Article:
University of Sussex Students' Newspaper

Review: Journeying with Grace Nichols

Kate Dennett

ByKate Dennett

Oct 12, 2018

In celebration of Black History Month, Sussex Student Union organised a number of interesting talks and events across October. One of these exciting opportunities was a chance to listen and discuss Grace Nichols’ poetry directly with the writer herself, which took place on 10 October at the ACCA.

Nichols opened the event by stating that she doesn’t normally give straight talks, as her events usually include her sharing items of her own poetry, followed by a discussion from the audience. She adopted a unique approach to the event, sharing her inspirations and feelings behind her poetry, reading some of her poetry and opening up the floor to discussion. This varied approach to the event was extremely engaging, with the audience being able to learn more about her work, as well as hear her perform her poetry.

The performance of poetry itself is an incredibly complex and intriguing topic, as when we read poetry, we impose our own expectations of rhythm and tone onto it. Hearing Nichols read her own work in the way she intended it to be spoken was particularly exciting. She read ‘Picture My Father’, a poem she wrote inspired by her own father. With there being songlike elements within this poem, hearing Nichols both read and sing her musical poetry added another level of understanding and artistry to her work.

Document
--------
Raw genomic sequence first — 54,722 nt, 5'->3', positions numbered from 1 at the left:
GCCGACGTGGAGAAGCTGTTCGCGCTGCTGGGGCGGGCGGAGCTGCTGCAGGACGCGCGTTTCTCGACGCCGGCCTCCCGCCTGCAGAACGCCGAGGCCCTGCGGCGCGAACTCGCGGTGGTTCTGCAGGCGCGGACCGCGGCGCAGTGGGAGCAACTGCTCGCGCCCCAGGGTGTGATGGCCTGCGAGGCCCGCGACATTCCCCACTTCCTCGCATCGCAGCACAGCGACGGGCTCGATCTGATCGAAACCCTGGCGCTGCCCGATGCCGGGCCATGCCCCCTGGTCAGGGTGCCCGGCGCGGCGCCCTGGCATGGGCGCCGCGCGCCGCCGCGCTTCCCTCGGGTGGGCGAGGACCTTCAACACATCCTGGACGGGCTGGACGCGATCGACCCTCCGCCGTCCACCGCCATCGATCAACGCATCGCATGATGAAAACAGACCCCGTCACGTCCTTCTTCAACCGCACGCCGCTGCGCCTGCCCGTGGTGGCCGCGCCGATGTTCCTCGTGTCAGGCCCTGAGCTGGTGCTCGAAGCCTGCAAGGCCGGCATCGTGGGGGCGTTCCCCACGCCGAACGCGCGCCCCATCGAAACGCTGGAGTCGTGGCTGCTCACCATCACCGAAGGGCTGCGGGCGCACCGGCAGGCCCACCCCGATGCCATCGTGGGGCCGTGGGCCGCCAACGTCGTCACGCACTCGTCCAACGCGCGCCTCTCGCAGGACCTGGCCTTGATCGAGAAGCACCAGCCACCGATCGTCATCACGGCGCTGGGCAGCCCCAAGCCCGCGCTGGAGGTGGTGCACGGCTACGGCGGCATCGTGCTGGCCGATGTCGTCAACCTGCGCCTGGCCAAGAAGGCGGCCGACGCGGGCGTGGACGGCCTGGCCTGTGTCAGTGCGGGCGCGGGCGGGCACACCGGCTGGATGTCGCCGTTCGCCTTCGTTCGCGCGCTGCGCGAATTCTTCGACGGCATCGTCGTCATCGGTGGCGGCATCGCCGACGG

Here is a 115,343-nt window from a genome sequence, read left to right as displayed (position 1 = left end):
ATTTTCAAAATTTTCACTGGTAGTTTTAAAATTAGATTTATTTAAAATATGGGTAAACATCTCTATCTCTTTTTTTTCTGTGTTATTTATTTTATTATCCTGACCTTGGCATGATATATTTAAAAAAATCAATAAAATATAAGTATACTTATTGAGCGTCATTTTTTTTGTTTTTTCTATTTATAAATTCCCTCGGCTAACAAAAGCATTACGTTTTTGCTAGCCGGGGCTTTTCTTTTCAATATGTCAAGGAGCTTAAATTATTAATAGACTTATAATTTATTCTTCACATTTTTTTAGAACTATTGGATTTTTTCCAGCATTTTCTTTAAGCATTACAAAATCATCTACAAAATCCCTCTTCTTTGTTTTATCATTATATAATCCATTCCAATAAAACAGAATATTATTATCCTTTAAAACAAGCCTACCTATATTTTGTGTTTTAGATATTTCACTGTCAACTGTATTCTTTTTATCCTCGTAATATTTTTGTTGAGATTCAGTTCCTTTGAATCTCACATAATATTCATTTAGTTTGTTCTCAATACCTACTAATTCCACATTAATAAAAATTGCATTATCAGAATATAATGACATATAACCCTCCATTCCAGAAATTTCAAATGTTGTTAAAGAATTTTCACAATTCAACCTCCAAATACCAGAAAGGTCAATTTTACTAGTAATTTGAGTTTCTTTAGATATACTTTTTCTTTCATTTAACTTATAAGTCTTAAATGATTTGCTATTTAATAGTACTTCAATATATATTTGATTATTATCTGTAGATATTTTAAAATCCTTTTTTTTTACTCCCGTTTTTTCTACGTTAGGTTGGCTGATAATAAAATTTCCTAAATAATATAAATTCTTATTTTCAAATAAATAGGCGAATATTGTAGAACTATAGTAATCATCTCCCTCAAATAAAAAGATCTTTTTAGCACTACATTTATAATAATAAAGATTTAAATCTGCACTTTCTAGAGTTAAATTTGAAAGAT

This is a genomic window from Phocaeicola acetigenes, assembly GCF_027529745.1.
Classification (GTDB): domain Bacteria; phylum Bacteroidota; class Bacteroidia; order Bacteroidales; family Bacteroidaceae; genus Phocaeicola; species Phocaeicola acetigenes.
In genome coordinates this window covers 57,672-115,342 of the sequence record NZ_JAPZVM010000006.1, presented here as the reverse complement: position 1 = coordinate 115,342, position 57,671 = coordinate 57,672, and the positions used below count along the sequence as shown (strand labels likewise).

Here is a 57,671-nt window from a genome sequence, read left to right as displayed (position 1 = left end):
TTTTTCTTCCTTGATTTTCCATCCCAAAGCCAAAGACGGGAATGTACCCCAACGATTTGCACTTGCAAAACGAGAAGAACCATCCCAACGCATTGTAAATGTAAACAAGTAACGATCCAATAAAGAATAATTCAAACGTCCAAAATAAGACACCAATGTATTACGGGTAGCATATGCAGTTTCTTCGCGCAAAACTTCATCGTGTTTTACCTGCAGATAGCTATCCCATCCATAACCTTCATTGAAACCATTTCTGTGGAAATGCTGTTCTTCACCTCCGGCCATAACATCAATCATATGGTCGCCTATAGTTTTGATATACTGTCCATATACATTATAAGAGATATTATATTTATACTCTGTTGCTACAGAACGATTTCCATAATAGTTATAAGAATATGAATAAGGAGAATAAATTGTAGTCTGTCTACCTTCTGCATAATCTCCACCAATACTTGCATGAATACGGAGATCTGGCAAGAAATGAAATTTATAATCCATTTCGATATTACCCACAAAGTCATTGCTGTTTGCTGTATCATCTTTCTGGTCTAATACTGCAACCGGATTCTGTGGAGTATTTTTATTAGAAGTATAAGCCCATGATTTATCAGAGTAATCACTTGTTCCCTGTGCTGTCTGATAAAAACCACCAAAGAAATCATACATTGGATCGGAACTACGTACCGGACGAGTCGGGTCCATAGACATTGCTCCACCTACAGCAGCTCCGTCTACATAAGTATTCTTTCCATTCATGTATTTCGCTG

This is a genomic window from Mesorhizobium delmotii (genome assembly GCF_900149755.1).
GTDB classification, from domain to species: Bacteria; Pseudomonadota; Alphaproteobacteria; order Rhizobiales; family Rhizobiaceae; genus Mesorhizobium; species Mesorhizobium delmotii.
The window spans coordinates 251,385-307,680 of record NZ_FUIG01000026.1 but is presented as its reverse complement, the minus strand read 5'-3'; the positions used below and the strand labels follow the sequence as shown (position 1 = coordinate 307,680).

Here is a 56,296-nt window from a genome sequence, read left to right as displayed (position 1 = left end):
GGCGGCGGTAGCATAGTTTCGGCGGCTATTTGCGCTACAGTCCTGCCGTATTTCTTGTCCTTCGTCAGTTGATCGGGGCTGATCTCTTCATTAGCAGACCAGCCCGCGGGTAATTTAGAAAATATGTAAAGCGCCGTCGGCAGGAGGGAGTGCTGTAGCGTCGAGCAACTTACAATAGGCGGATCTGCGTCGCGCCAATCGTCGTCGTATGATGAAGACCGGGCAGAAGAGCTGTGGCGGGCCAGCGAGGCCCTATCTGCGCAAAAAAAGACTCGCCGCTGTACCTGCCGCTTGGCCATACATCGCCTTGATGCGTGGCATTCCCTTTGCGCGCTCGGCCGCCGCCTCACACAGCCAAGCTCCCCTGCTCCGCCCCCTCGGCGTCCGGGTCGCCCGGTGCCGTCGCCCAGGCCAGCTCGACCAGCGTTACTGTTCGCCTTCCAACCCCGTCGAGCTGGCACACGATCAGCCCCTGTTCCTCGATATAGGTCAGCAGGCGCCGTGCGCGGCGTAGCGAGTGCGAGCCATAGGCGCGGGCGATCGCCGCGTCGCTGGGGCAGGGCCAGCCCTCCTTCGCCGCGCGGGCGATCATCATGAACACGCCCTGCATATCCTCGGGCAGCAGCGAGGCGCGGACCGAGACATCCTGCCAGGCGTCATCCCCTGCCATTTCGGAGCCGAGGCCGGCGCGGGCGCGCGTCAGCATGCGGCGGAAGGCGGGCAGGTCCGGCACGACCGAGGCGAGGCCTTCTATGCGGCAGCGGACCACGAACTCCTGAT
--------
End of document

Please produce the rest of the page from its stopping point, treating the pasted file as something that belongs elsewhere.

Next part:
With many attendees interested in Nichols’ own journey from Guyana, her home-country, to England, Nichols shared her poetry directly influenced by migration in the Caribbean, one of which being ‘Timehri Airport to Georgetown’. Discussing the importance of the ritualistic event of attending the airport to say goodbye to family members leaving Guyana, she highlighted the emotional experience of those left behind in contrast with the excitement of those leaving. Her own move to England conformed to this tradition, as even though she didn’t initially intend on staying in the UK, leaving her home and her family was extremely emotional.

She continued her discussion about her own move to England by discussing her own experiences becoming accustomed to the different aspects of Western culture. Nichols stated that one moment when she first missed Guyanese culture was at Christmas one year, when her and her husband went round to a friend’s house to visit unannounced. Although this was a common occurrence in Guyana, she quickly realised that in England, we are not as prepared for spontaneous guests. This lighthearted, humorous story exemplified her own experiences of these two differing cultures and how she grew accustomed to British culture and a very different way of life.

Nichols’ move to England allowed her to learn more about Caribbean literature. In her youth, she was extremely wide-read, but all of these authors were English, such as Enid Blyton and later John Keats. In Guyana, English literature was frequently taught to and read by children, meaning the works she read as a child always have a special place in her heart. However, moving to England allowed her to read more literature inspired by the Caribbean and her own culture, such as the works of Derek Walcott and Martin Carter, two poets who continue to inspire her today.